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Featuring highlights from the Margaret Herrick Library and the Academy Film Archive.



This trade announcement from 1976 featured numerous first choices for Apocalypse Now not cast in the final film.



As originally scripted, the first two scenes were conceived differently than what was seen in the final film (which opens with a more abstract jungle attack and Willard’s nonverbal introduction to ‘The End’ by The Doors).

Apocalypse Now was primarily shot in the Philippines, after previous location scouting had covered other possibilities like Queensland.

The continuity of Apocalypse Now involved numerous different locations, costume changes, and alterations in the appearance of the main characters over the lengthy shoot.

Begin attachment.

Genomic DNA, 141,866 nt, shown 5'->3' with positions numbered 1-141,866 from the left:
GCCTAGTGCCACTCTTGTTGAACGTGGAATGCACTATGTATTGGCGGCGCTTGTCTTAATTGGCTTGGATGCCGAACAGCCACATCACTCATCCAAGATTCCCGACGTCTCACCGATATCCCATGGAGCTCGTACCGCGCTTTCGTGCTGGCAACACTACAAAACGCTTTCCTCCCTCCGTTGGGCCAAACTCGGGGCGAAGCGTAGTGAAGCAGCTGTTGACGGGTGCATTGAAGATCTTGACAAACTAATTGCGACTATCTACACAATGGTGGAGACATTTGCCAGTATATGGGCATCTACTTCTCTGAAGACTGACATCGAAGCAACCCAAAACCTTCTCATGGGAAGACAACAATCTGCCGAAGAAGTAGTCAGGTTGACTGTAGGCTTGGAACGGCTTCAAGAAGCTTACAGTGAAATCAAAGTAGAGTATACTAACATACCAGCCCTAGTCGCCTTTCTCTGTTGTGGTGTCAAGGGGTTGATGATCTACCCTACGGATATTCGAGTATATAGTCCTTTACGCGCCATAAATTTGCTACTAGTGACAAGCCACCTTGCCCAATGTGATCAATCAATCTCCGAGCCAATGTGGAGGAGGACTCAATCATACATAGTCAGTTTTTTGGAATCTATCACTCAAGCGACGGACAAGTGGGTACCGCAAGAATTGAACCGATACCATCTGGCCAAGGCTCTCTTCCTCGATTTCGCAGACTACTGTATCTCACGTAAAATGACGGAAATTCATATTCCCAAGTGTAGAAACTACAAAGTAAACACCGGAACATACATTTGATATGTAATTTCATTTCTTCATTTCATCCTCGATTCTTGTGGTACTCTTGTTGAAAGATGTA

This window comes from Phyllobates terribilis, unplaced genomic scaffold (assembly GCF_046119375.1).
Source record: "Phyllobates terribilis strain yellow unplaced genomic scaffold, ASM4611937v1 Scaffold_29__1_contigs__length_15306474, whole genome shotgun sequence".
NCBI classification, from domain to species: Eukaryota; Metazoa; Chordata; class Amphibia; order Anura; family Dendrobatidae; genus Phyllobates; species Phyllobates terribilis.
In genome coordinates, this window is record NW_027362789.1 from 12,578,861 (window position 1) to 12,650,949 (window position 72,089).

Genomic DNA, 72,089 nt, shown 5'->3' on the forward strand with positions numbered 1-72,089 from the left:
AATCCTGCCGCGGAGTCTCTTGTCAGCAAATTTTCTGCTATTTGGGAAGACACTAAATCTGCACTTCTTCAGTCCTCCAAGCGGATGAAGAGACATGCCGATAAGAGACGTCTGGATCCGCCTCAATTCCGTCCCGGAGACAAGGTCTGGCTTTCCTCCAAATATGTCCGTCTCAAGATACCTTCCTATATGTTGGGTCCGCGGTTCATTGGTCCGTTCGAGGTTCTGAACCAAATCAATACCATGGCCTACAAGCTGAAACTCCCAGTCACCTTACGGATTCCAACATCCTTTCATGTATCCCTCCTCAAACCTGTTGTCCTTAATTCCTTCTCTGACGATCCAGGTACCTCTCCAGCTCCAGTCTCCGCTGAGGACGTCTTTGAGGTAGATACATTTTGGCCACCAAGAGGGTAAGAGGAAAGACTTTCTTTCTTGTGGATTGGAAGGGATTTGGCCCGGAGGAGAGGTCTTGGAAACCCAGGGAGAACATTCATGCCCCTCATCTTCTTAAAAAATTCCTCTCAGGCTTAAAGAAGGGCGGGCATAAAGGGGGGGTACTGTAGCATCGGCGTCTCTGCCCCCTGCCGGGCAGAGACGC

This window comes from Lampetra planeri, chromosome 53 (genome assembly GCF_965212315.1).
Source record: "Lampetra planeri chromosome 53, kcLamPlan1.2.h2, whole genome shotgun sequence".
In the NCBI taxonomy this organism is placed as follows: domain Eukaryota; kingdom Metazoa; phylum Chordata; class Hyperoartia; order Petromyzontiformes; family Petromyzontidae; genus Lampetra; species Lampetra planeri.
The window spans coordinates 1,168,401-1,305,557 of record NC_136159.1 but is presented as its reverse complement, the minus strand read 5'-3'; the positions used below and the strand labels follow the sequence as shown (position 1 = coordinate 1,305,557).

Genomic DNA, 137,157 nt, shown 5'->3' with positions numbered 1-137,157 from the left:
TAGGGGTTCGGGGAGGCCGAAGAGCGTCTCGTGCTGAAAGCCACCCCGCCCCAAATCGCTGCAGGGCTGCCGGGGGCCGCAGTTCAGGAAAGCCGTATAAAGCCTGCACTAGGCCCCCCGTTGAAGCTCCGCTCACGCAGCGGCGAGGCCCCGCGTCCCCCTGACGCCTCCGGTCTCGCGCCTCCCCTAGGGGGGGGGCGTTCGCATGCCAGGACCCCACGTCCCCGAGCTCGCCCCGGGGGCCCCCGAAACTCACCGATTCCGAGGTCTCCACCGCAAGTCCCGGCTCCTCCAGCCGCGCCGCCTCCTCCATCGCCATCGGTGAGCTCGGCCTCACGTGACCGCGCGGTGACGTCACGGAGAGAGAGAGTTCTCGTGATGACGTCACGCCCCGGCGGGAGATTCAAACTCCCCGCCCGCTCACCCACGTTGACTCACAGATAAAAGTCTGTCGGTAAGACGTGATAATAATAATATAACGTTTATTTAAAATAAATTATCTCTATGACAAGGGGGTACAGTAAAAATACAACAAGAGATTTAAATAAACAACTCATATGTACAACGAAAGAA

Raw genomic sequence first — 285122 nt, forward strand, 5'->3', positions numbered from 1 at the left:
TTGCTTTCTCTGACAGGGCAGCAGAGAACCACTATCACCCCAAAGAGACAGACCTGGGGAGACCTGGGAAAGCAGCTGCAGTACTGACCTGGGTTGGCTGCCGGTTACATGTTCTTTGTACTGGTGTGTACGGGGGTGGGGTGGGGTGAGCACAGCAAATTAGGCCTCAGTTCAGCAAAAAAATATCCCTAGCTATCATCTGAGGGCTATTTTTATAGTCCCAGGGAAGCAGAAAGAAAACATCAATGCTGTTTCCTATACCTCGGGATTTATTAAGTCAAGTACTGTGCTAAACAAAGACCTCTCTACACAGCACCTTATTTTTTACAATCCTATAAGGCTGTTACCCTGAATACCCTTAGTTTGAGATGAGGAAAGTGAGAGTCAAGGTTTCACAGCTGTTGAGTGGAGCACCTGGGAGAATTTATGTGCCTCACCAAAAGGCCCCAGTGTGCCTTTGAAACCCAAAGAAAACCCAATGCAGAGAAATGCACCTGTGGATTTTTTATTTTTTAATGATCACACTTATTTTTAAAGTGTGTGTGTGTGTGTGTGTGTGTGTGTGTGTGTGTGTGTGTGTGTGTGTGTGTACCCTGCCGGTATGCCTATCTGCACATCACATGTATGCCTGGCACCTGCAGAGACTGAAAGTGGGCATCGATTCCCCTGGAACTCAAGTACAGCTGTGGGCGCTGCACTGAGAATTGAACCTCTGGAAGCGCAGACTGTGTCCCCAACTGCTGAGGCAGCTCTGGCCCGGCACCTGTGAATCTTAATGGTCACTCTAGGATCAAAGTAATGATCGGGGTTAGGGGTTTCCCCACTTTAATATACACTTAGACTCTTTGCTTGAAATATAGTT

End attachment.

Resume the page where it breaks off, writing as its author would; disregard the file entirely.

An amazingly detailed map created for the filming of Coppola’s Vietnam War epic. To see more of the map and learn about it, go here.



The Oscar-winning actor was cast as Col. Kurtz in Apocalypse Now by director Francis Ford Coppola, reuniting the famous actor-director pairing from THE GODFATHER.



The documentarian and wife of Francis Ford Coppola chronicled the making of Apocalypse Now; her footage was used as the foundation for the 1991 documentary Hearts of Darkness: A Filmmaker’s Apocalypse co-directed with George Hickenlooper and Fax Bahr.



Up to the time of filming, drafts of the screenplay for Apocalypse Now included an explosive firefight involving Willard and Kurtz. The final version of the film features a more stripped-down, introspective conclusion.